One activist told IPS: "What we have heard is that the authorities are unilaterally extending the sentences of religious prisoners. Some who have been in prison for ten years or so whose terms are ending are having them extended, without trial, by authorities and their relatives are saying that the prisoners are being told‚ ‘you will die here in jail‘."

Tashkent has justified its more than decade-long campaign of suppression of religious groups by claiming it is trying to combat the dangers of religious extremism.

More than 90 percent of the country’s 28 million population is estimated to be Muslim. The state controls practice of Islam strictly through a network of state-approved Muslim groups and places of worship. The same is true for the roughly five percent of Uzbeks who are Christian.

Many rights groups say the real reason for control is a fear of the threat a strong Muslim community could pose to the regime.

"The government sees the Muslim community as its biggest potential threat. Muslim clerics and leaders have the potential to mobilise a large number of people. In the past some have drawn crowds of thousands at talks and meetings," said Ilkhamov.

Mass, closed trials of people arrested on religious extremism charges are not uncommon, and one such trial last month saw 19 people sentenced to jail.

Activists also say that the state’s suppression of religious groups as well as restricting other basic freedoms is merely fuelling a growth of non state- approved religious communities, and potentially pushing some to radical groups.

"The lack of any alternative space for an outlet for expression, combined with repression, provides a potentially fertile ground for extremism. People are thrown into prison and labelled as religious extremists and end up sometimes being forced to join those very extremists just for protection," one activist said.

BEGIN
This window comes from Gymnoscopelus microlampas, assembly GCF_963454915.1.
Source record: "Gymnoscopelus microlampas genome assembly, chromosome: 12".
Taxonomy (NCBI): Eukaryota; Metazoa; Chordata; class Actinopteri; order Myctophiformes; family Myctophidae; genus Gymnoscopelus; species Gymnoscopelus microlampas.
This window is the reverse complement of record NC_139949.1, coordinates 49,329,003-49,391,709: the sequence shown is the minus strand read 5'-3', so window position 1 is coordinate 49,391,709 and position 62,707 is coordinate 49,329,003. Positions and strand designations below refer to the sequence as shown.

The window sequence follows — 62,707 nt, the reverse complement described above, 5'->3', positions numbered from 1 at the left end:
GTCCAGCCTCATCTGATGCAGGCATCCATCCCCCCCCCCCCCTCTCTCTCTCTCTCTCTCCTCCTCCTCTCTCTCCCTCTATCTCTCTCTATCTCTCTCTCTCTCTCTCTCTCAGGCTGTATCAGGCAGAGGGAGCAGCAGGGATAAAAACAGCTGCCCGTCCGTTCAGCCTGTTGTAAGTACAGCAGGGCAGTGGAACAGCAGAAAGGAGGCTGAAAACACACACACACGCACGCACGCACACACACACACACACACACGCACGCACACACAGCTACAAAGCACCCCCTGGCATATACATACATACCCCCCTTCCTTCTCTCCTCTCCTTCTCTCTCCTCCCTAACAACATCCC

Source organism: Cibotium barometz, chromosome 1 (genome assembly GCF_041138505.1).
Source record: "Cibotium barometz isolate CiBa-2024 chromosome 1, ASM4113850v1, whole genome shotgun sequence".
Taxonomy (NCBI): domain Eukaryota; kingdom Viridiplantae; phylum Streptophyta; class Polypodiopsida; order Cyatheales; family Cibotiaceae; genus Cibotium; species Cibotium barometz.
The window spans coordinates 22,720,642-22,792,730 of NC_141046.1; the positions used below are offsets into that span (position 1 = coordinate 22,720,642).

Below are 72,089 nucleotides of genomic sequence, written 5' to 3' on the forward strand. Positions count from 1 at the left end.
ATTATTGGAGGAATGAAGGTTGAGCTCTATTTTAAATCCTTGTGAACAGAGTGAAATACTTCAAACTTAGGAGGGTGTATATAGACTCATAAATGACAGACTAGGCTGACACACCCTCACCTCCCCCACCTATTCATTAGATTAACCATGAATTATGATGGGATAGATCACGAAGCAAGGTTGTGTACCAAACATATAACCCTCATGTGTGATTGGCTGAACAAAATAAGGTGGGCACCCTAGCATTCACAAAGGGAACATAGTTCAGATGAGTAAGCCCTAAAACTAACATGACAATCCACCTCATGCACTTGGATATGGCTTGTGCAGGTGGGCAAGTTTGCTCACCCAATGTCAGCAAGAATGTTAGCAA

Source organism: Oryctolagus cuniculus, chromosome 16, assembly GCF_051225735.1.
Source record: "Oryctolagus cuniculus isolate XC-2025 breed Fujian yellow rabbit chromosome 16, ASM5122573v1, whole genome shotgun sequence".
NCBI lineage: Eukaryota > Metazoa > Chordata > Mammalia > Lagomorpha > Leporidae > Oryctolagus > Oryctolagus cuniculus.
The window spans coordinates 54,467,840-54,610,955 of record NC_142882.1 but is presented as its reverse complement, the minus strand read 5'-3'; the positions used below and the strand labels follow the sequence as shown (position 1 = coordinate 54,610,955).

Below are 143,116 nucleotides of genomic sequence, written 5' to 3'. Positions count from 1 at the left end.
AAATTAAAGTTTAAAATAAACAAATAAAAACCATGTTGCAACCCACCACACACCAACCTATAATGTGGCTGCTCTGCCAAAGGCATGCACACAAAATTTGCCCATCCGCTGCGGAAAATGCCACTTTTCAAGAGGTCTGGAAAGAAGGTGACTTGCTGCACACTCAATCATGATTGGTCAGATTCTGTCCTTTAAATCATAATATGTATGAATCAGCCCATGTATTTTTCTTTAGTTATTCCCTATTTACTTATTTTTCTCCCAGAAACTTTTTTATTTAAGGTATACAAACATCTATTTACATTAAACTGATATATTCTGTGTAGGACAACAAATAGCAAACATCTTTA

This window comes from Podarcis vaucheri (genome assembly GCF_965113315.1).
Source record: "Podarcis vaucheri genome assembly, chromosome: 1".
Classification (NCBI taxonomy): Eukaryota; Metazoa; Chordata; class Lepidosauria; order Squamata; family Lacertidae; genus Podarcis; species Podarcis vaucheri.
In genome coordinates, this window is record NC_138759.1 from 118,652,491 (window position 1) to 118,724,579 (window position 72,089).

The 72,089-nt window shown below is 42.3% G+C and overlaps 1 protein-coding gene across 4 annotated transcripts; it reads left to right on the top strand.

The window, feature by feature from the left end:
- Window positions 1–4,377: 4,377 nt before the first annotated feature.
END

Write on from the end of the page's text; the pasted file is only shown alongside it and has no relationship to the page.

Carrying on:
"And prisons are known to have become recruiting grounds for extremist groups," he added.

International and local rights monitors have warned for years that Tashkent’s repressions could drive people into membership of some of the militant religious groups known to be operating in Uzbekistan and the rest of Central Asia.

Local Muslim scholars have warned publicly of such dangers and appealed to Karimov to hold open religious discussions rather than persecute worshippers and take a heavy-handed approach to extremist groups.

Meanwhile, rights campaigners are dismayed at the approach of western governments to the continuing torture of prisoners and rights abuses by Tashkent.

The country’s geopolitical importance has given rise to what one activist described to IPS as Karimov’s power to "bully Western governments into turning a blind eye to the bad parts of his regime."

One senior official at a western rights organisation told IPS: "The torture situation is already atrocious and what is seriously concerning to human rights groups is that the growing close relationship between the U.S., EU and Uzbekistan, driven by its strategic position along supply lines needed for troops in Afghanistan, is overshadowing a long history of human rights abuses which could lead to a further deterioration in human rights."